British Prime Minister David Cameron’s speech on the future of Europe promised a referendum on Britain’s membership of the European Union but it left more questions than answers.
1. Cameron says the referendum will take place after a renegotiation of Britain’s terms of membership and that he will lead the yes campaign. But, this leaves a rather gaping loophole. If the renegotiation fails to deliver a satisfactory result, will he hold a referendum anyway and campaign for an exit? Such a promise was missing from the speech. If he does not intend to hold a referendum if renegotiation fails, then the rest of Europe is heavily incentivized to do nothing. After all, refusing to renegotiate means no referendum whereas renegotiating means a vote with a chance of British exit. In the coming months this will become increasingly apparent and Cameron will be under pressure to commit to leading an exit campaign if the renegotiation fails. Promising to lead an Exit Campaign if his demands are not met will significantly up the ante.
2. British leverage in the renegotiation comes from the prospect of exit. The uncertainty gives Britain bargaining power. Therefore, the Cameron government has an incentive to make exit a credible threat and to deliberately increase uncertainty. He will have to develop real and substantive plans for a British withdrawal. He may also have to mobilize public opinion against the status quo. If he avoids these steps, how does he propose to gain leverage in the negotiations? How will investors react to a strategy designed to unleash Euroskepticism and can the genie be put back in the bottle after a messy compromise?
3. Cameron’s speech ensures that Britain’s efforts will be dedicated to repatriating powers rather than shaping the next steps of European integration. Britain has traditionally been a powerful voice in favor of markets, competitiveness, and a strong alliance with the United States. How will Britain’s absence from the debate on further integration affect the direction Europe takes? The repercussions could be felt on everything from a Tobin Tax to the arms embargo on China. A related question pertains to Britain’s legitimate interest in protecting itself from the risk that Eurozone integration will damage the single market. It remains to be seen if this interest will be advanced or damaged by his referendum promise.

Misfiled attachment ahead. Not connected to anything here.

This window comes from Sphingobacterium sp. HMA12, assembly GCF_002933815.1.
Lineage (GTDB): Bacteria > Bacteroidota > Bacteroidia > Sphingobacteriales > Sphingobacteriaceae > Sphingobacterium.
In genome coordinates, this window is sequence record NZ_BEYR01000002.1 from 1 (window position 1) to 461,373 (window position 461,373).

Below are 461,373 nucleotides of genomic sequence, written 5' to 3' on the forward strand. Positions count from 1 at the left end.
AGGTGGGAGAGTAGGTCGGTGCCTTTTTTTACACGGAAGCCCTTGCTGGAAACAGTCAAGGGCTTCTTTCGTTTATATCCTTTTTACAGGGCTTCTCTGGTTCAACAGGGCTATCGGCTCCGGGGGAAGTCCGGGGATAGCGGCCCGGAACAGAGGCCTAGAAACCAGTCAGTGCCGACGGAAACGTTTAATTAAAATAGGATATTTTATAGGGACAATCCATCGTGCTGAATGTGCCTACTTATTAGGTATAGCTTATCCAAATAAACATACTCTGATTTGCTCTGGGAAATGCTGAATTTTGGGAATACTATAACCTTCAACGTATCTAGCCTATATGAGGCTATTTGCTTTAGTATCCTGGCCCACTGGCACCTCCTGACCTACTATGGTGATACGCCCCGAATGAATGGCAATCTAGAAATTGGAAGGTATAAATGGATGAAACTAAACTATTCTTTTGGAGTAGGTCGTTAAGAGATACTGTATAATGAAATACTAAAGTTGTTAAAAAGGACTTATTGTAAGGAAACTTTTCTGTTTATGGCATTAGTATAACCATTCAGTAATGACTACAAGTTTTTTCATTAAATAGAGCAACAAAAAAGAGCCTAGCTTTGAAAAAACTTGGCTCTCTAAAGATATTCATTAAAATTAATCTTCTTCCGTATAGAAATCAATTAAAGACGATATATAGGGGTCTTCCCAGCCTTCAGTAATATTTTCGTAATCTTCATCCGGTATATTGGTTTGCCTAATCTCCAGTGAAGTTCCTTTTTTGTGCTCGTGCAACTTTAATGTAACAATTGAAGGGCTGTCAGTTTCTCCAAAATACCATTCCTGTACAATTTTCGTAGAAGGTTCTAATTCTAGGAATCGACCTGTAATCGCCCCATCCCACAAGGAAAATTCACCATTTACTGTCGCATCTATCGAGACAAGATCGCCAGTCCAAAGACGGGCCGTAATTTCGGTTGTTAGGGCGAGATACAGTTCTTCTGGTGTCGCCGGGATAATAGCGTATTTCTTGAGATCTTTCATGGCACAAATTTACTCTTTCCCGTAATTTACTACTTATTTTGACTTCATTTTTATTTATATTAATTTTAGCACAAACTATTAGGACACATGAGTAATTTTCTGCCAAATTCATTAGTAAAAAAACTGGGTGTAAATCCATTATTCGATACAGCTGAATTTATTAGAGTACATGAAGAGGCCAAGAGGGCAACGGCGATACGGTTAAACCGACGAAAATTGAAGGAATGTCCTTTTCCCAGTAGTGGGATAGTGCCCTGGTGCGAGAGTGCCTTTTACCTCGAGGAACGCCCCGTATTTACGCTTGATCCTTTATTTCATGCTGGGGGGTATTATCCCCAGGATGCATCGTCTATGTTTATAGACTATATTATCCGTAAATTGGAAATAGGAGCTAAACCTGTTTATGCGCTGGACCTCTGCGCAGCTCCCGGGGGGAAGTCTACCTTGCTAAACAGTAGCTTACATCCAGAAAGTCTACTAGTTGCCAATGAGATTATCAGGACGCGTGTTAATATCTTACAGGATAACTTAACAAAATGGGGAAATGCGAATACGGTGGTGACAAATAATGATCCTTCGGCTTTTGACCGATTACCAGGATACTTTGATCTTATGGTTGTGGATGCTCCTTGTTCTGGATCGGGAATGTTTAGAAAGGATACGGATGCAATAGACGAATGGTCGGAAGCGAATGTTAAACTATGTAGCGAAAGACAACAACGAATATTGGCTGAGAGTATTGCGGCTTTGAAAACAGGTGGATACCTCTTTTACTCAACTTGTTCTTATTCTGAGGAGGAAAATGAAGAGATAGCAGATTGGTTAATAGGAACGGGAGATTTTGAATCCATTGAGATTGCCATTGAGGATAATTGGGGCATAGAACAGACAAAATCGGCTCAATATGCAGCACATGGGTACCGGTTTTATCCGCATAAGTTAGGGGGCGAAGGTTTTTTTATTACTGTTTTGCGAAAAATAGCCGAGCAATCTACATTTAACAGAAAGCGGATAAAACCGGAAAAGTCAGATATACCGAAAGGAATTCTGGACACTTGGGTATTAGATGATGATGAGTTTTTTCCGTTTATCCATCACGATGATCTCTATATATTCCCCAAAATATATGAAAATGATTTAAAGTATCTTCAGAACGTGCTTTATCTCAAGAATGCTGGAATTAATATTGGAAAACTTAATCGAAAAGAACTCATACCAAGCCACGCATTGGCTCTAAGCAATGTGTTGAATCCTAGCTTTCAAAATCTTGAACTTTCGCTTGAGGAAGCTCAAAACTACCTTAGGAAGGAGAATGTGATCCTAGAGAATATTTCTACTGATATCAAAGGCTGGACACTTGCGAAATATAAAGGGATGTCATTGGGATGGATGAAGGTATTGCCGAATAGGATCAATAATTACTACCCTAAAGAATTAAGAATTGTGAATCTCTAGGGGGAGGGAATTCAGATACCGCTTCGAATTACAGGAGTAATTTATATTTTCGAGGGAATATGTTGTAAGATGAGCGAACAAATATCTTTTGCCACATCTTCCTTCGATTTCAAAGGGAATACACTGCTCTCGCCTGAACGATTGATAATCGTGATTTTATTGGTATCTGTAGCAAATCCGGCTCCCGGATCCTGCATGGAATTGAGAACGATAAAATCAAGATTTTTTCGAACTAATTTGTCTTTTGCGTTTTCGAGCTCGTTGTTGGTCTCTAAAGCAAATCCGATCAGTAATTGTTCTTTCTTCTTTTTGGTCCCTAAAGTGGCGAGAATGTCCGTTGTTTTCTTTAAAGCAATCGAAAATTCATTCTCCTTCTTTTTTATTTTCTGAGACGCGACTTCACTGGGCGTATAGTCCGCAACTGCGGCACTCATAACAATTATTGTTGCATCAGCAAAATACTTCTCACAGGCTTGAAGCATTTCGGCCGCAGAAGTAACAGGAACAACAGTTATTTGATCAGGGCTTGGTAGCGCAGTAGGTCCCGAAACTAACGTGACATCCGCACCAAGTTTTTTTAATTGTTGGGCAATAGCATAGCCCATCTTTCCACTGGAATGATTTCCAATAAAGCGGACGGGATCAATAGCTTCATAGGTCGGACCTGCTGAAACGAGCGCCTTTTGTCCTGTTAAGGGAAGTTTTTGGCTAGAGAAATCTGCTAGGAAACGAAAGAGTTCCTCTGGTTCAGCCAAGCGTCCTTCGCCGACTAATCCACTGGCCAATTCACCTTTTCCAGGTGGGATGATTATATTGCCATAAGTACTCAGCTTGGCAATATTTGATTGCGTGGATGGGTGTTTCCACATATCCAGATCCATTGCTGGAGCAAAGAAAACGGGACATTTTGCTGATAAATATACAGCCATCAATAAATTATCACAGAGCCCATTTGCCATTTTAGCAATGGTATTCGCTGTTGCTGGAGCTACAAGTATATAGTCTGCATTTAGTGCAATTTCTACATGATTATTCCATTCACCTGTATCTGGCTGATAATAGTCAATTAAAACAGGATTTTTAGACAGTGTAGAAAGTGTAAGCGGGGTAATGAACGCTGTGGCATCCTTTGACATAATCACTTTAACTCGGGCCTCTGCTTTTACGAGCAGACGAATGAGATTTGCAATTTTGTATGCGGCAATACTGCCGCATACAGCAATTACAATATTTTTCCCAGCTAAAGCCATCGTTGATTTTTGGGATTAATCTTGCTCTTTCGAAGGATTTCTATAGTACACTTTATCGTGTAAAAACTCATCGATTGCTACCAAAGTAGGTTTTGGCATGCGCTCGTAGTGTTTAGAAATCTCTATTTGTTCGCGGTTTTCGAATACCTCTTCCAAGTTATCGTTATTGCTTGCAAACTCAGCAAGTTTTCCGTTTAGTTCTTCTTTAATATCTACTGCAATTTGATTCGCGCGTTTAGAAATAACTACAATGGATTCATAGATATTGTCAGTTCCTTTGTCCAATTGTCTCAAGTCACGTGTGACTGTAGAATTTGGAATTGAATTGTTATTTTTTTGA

4. Cameron intends to fight the next election on his referendum promise. Will Labour take him up on his offer or, if Cameron’s position proves popular, will its leader Ed Milliband move closer to the Conservatives and promise a referendum of his own? Press reports over the past 24 hours suggest that Labour is divided and has not yet made up its mind. If Labour is backed into a corner and promises a referendum of its own, the conservatives are highly likely to end up on the exit campaign, thus exponentially increasing the risk of Britain leaving the European Union.
5. How will the United States react? In recent weeks, the Assistant Secretary of State for Europe, Philip Gordon has made clear that the Obama administration favors Britain remaining in the European Union. Will the Obama administration go a step further and show that a British exit would damage the special relationship? Will it put some pressure on Germany and France to meet the British halfway? Finally, the British referendum may occur after President Obama leaves office. Republicans have traditionally been much more skeptical of the European Union. Some Republicans, like John Bolton, have openly rooted for the collapse of the Eurozone. If a Republican succeeds Obama, will he or she seek to give Britain a lifeline outside of the European Union, thereby increasing the likelihood of an exit?
David Cameron’s much heralded speech was somewhat half-baked. It raises new questions and it is not clear Cameron has the answers. He will come under pressure to clarify his position. Others also find themselves in the spotlight. The answers provided in coming months could dramatically escalate the standoff that now threatens to define European politics for the next four years.
*[This article was originally published by Brookings on January 24, 2013]
The views expressed in this article are the author's own and do not necessarily reflect Fair Observer’s editorial policy.
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